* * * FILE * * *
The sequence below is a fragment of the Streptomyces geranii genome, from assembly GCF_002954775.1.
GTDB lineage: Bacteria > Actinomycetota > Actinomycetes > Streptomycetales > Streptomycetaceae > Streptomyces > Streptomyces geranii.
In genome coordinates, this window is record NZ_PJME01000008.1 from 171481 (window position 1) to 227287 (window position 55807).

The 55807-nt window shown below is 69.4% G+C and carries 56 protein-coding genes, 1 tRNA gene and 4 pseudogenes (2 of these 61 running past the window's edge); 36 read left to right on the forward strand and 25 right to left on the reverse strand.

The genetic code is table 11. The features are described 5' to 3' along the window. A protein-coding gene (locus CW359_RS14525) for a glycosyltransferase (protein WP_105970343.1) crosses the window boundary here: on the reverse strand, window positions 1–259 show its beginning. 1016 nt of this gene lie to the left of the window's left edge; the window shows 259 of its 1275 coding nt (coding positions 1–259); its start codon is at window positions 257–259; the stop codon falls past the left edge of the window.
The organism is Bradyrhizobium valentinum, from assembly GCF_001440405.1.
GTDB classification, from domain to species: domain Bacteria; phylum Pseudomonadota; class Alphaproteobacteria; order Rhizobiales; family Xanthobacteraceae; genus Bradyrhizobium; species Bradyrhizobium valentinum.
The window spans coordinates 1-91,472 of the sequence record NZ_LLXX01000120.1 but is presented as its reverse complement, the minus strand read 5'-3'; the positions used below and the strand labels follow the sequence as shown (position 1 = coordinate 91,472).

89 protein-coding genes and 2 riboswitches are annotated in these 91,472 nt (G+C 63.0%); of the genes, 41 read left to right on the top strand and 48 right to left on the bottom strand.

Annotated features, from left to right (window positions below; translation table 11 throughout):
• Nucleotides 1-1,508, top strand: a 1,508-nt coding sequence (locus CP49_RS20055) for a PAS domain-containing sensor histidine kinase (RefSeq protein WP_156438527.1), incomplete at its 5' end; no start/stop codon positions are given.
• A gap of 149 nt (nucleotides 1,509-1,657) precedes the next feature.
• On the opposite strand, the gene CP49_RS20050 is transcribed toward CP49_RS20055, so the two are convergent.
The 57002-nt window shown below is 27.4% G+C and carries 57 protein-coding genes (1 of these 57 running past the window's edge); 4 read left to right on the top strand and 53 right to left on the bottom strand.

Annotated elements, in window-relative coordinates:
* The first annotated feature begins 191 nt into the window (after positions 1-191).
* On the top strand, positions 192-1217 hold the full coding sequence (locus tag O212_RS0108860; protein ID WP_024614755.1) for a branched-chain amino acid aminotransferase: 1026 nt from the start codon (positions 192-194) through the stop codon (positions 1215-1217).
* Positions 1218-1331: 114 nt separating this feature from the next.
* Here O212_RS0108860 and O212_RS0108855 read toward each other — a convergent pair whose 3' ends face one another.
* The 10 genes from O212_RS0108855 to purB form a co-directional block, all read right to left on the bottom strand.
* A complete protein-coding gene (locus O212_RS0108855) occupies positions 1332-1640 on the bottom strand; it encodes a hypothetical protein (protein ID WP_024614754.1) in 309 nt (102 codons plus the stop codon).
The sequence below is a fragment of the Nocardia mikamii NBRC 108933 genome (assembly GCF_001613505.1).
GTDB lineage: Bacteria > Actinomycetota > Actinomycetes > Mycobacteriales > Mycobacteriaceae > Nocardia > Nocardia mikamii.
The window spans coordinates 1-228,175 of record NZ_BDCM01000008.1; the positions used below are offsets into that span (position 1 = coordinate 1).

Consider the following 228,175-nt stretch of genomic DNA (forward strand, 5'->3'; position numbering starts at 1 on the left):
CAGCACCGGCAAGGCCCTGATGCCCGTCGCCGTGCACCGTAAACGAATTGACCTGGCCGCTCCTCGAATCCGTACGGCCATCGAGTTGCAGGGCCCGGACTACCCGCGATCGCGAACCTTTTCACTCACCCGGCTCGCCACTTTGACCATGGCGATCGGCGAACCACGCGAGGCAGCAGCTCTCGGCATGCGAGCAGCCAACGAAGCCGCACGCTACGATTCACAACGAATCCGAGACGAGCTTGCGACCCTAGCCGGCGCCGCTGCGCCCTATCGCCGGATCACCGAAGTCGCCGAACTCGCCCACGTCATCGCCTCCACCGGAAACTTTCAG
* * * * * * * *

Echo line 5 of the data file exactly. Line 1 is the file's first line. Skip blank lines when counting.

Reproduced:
The genetic code is table 11. The features are described 5' to 3' along the window. A protein-coding gene (locus CW359_RS14525) for a glycosyltransferase (protein WP_105970343.1) crosses the window boundary here: on the reverse strand, window positions 1–259 show its beginning. 1016 nt of this gene lie to the left of the window's left edge; the window shows 259 of its 1275 coding nt (coding positions 1–259); its start codon is at window positions 257–259; the stop codon falls past the left edge of the window.